ISSN: 1391 - 0531
Sunday, January 14, 2007
Vol. 41 - No 33
Columns - Focus on Rights

Assessing Sri Lanka's presidential commission of inquiry

By Kishali Pinto Jayawardena

In a three part series commencing this week, this column will examine in detail the mandate and nature of the eight member Presidential Commission of Inquiry, (the Commission), established by the Government of Sri Lanka in 2006 in order to probe into fifteen selected incidents of assassinations, extra judicial killings and disappearances.

These cases include the assassinations of Minister Lakshman Kadirgamar, MP Joseph Pararajasingham, Kethesh Loganathan, the execution style shooting of 17 aid workers in Mutur and killings in Mutur, Trincomalee, Sancholai, Pesalai Beach, Kayts Police area, Pottuvil, Kebithagollawa, Welikanda, Digapathana and the disappearance of Rev Jim Brown, all of which occurred at varying points of time during 2005 and 2006.

The Commission (due to commence its formal sittings early next month) will be 'observed' by eleven 'eminent persons' whose functioning is also governed by a mandate issued by the Presidential Secretariat. While some nominations have invoked controversy, there is no doubt that Sri Lanka is fortunate to have had the inclusion of the highly respected former United Nations Special Rapporteur on Torture and current member of the United Nations Human Rights Committee, Nigel Rodley. Former Chief Justice of India, P.N. Bhagwati functions as the Chairman of this panel of observers.

The Government has been strident in its assertions that this Commission will constitute an effective mechanism in re-establishing accountability for rights violations in Sri Lanka. Consequently, the mandates of both the Commission and the international observers will be analysed in detail to see whether this is indeed, the case. In so doing, I will underline the fact that we have had enough of Commission Reports and Sessional Papers that have merely languished in the desks of bureaucrats.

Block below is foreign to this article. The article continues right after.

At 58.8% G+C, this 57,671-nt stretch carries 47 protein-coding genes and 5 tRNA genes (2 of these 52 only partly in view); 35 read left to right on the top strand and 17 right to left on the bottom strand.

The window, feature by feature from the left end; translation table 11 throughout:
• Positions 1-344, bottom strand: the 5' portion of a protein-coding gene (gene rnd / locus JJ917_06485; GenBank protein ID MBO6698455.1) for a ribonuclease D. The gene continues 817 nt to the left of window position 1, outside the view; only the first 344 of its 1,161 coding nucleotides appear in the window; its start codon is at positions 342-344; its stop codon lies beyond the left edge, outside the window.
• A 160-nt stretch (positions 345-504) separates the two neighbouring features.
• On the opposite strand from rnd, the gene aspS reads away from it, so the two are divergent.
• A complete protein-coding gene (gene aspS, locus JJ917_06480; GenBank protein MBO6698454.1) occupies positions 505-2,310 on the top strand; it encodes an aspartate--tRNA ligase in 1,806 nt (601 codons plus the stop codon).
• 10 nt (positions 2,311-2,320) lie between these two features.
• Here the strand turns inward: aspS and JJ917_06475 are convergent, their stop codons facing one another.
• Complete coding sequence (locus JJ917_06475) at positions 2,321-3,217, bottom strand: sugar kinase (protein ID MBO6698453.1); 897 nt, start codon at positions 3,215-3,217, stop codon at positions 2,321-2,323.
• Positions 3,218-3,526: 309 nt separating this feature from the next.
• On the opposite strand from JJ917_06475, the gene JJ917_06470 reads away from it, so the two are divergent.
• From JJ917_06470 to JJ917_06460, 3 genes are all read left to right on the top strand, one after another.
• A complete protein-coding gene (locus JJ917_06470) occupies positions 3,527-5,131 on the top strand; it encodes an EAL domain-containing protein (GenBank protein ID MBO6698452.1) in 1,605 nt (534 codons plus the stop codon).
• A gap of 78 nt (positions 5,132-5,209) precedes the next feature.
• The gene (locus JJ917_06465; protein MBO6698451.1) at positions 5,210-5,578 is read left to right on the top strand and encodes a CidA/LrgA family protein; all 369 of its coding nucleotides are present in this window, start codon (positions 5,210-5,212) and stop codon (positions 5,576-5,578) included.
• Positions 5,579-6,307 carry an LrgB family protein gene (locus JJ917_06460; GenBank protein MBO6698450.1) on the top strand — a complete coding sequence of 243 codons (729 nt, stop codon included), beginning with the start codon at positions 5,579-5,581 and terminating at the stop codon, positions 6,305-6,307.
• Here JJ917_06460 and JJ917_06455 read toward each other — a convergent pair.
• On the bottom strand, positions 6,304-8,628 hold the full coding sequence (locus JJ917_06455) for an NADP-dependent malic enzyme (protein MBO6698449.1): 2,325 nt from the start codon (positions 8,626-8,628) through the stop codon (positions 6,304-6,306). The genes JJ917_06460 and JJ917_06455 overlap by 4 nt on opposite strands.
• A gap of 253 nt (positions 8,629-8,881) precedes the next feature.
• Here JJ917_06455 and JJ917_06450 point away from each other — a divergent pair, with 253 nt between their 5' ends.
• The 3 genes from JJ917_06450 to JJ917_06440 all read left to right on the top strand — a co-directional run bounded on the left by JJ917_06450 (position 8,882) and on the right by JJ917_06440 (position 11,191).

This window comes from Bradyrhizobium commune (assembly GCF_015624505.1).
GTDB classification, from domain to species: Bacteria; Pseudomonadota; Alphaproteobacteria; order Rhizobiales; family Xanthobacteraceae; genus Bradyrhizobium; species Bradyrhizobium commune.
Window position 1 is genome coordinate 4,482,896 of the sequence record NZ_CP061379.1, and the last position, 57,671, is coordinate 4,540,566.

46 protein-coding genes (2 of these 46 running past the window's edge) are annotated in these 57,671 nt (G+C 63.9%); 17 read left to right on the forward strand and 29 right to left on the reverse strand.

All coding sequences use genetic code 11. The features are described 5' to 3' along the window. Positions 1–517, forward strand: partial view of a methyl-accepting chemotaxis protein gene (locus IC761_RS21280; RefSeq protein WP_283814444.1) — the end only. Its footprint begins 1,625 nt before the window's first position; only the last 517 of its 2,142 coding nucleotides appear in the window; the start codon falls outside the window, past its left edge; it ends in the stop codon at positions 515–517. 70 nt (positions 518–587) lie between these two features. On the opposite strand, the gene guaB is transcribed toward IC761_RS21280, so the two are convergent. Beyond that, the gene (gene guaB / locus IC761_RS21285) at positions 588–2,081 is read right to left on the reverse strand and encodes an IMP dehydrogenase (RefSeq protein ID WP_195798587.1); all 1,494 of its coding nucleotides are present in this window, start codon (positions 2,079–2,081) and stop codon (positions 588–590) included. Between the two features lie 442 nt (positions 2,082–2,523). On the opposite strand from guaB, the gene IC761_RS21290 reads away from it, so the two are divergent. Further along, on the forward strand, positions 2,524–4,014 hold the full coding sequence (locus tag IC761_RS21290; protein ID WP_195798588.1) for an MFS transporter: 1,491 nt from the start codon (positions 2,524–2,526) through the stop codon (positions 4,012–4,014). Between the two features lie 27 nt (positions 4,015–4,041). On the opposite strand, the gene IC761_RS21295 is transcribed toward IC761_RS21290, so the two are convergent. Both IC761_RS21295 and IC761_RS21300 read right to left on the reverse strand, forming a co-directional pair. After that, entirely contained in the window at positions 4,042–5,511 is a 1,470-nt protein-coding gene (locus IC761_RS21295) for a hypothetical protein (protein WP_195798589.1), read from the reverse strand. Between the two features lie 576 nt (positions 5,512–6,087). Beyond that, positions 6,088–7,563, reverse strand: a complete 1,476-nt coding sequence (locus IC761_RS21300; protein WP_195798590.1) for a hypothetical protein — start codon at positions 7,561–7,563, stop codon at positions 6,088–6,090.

On the contrary and insofar as killings allegedly by government forces are concerned, given the pervasive climate of impunity that has prevailed for decades, (aided by extraordinary emergency laws allowing abuses), an effective pattern of prosecutions will be the only actual deterrent. Yet, is the Commission satisfactorily structured to realise this objective? Where petitions involve issues of service responsibility as factually and immensely complicated as those relating to prosecutions for extra judicial killings, can they be satisfactorily resolved by fact finding Commissions of Inquiry as well as the law and procedures applicable to command responsibility and burden of proof as are currently in force? These are the questions that will be investigated.

Act No 17 of 1948 (the law under which the Commission is established), was enacted primarily to provide for small local inquiries concerning the administration of any department of Government or the conduct of any member of the public service among other things. It is very clear that while this law may have been suitable for that purpose, it was not meant to be used for complex inquiries such as investigations into extra judicial killings.